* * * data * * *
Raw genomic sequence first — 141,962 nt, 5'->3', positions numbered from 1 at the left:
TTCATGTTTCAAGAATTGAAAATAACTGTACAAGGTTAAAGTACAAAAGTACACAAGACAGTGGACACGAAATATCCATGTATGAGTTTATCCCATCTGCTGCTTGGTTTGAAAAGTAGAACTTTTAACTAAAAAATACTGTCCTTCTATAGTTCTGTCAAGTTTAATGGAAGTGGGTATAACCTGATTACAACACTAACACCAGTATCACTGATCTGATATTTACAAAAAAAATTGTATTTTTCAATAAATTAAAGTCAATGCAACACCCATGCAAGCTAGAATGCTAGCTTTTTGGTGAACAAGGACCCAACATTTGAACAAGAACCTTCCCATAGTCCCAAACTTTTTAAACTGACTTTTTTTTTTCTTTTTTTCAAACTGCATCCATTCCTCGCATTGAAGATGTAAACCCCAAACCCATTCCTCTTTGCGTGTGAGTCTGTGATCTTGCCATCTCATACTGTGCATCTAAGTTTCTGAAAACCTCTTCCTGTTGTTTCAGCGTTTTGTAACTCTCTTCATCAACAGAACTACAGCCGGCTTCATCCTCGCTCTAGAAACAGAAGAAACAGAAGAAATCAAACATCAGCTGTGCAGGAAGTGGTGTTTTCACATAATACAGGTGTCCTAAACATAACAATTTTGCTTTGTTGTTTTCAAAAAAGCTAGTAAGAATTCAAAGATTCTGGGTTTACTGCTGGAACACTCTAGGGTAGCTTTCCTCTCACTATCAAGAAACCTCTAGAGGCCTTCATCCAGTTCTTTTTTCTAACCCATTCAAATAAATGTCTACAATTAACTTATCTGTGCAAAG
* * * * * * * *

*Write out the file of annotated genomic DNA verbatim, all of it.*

Raw genomic sequence first — 141,962 nt, 5'->3', positions numbered from 1 at the left:
TTCATGTTTCAAGAATTGAAAATAACTGTACAAGGTTAAAGTACAAAAGTACACAAGACAGTGGACACGAAATATCCATGTATGAGTTTATCCCATCTGCTGCTTGGTTTGAAAAGTAGAACTTTTAACTAAAAAATACTGTCCTTCTATAGTTCTGTCAAGTTTAATGGAAGTGGGTATAACCTGATTACAACACTAACACCAGTATCACTGATCTGATATTTACAAAAAAAATTGTATTTTTCAATAAATTAAAGTCAATGCAACACCCATGCAAGCTAGAATGCTAGCTTTTTGGTGAACAAGGACCCAACATTTGAACAAGAACCTTCCCATAGTCCCAAACTTTTTAAACTGACTTTTTTTTTTCTTTTTTTCAAACTGCATCCATTCCTCGCATTGAAGATGTAAACCCCAAACCCATTCCTCTTTGCGTGTGAGTCTGTGATCTTGCCATCTCATACTGTGCATCTAAGTTTCTGAAAACCTCTTCCTGTTGTTTCAGCGTTTTGTAACTCTCTTCATCAACAGAACTACAGCCGGCTTCATCCTCGCTCTAGAAACAGAAGAAACAGAAGAAATCAAACATCAGCTGTGCAGGAAGTGGTGTTTTCACATAATACAGGTGTCCTAAACATAACAATTTTGCTTTGTTGTTTTCAAAAAAGCTAGTAAGAATTCAAAGATTCTGGGTTTACTGCTGGAACACTCTAGGGTAGCTTTCCTCTCACTATCAAGAAACCTCTAGAGGCCTTCATCCAGTTCTTTTTTCTAACCCATTCAAATAAATGTCTACAATTAACTTATCTGTGCAAAG